BFB: Can you tell us about your work at the Carnegie Council for Ethics in International Affairs? What does a Senior Fellow for Technology and Risk do? It sounds like a job someone would have in one of your stories.
MO: I’ve spent a lot of time working on disaster and risk in various ways , from disaster response and preparedness with international non-governmental organizations to my dissertation on how governments improvise after disasters. The Carnegie Council position came about after I had done some work on the Fukushima Dai-ichi disaster for the French nuclear safety institute. The Carnegie Council was working on a large global project about ethics and technology and they specifically wanted someone to unpack the issues around the nuclear accident specifically and the interaction between technology and risk more broadly.
BFB: What is an example of a government improvising after disaster?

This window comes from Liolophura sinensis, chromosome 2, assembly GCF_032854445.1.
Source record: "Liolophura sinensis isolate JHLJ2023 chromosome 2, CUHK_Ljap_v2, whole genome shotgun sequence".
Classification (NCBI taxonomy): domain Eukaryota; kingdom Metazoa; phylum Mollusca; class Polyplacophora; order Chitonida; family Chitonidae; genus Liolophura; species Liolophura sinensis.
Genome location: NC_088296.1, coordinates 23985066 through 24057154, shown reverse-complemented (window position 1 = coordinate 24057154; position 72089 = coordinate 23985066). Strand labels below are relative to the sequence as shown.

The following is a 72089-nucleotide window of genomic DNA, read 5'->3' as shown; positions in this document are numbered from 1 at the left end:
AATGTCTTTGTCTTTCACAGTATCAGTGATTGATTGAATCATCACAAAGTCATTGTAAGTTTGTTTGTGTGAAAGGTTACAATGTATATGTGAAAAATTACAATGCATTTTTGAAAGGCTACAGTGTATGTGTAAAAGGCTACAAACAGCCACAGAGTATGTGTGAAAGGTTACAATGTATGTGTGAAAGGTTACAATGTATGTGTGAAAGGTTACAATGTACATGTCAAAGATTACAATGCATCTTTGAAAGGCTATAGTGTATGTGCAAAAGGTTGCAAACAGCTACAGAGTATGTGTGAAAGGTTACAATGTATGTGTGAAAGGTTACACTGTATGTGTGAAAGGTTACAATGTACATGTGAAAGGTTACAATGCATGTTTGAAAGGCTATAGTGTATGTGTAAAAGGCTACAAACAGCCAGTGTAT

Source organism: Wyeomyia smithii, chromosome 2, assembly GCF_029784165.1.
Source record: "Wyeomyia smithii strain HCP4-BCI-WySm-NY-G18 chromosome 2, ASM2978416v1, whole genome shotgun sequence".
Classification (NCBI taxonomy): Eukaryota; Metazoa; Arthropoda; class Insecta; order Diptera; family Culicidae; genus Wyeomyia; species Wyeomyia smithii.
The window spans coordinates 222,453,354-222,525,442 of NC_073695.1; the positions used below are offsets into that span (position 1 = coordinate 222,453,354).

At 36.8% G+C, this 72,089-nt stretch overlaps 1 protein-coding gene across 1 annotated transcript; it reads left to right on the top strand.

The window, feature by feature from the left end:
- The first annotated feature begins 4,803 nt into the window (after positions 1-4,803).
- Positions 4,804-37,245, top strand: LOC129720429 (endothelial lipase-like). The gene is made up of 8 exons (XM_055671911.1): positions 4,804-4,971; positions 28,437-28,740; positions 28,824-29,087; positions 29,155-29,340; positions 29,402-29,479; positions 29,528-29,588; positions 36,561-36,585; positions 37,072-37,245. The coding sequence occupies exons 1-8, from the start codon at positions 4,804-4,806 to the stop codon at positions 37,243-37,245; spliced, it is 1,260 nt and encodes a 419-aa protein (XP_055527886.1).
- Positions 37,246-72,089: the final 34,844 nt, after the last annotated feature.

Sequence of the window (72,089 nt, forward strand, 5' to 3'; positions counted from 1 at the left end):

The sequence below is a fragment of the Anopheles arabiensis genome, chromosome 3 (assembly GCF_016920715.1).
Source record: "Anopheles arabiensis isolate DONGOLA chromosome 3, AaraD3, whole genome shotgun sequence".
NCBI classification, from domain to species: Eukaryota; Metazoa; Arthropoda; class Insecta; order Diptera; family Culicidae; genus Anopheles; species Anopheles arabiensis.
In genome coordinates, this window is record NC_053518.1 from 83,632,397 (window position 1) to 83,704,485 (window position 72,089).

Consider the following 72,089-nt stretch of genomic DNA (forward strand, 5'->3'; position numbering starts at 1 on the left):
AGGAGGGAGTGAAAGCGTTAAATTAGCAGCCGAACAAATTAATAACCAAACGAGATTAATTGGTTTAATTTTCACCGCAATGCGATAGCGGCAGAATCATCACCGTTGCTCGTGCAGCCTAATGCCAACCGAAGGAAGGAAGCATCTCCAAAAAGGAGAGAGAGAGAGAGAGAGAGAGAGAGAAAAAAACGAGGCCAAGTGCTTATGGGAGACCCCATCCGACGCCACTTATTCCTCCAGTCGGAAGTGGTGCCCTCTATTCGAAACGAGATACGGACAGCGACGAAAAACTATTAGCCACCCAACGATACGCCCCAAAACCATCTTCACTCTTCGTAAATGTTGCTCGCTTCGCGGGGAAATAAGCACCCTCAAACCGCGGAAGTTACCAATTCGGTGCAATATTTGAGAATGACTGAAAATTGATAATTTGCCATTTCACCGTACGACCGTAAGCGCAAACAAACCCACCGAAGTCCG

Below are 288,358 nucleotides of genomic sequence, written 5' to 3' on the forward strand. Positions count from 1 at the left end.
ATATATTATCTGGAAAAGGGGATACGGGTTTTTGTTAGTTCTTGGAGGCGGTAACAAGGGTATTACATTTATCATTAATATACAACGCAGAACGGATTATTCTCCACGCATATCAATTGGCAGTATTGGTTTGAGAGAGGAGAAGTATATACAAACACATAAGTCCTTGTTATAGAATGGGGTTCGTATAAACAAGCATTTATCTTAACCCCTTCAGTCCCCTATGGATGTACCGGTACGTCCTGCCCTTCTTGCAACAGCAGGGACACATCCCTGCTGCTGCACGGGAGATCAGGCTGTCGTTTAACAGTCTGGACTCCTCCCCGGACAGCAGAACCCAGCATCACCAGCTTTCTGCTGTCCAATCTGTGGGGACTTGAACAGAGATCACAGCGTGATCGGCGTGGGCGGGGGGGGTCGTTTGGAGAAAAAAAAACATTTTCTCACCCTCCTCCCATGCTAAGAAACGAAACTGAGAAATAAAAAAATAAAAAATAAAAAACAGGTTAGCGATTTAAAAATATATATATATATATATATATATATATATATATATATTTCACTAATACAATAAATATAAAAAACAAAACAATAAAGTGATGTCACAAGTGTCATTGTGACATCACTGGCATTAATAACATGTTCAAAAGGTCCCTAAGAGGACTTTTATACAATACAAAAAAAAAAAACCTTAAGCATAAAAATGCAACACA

MO: This takes many forms. I studied governments that had plans for disaster but found that they didn’t work for one reason or another – maybe they depended on communications hat no longer functioned, or maybe they omitted tasks that needed to get done (in both Mississippi and Japan, for example, governments found themselves needing to clean up chickens and fish, respectively from destroyed processing plants or shipping facilities that had been scattered over the countryside and were causing serious problems); or maybe the hierarchies the plans described simply didn’t work – were too slow or fell apart when one person was missing. Those governments, for the most part, found new ways of working.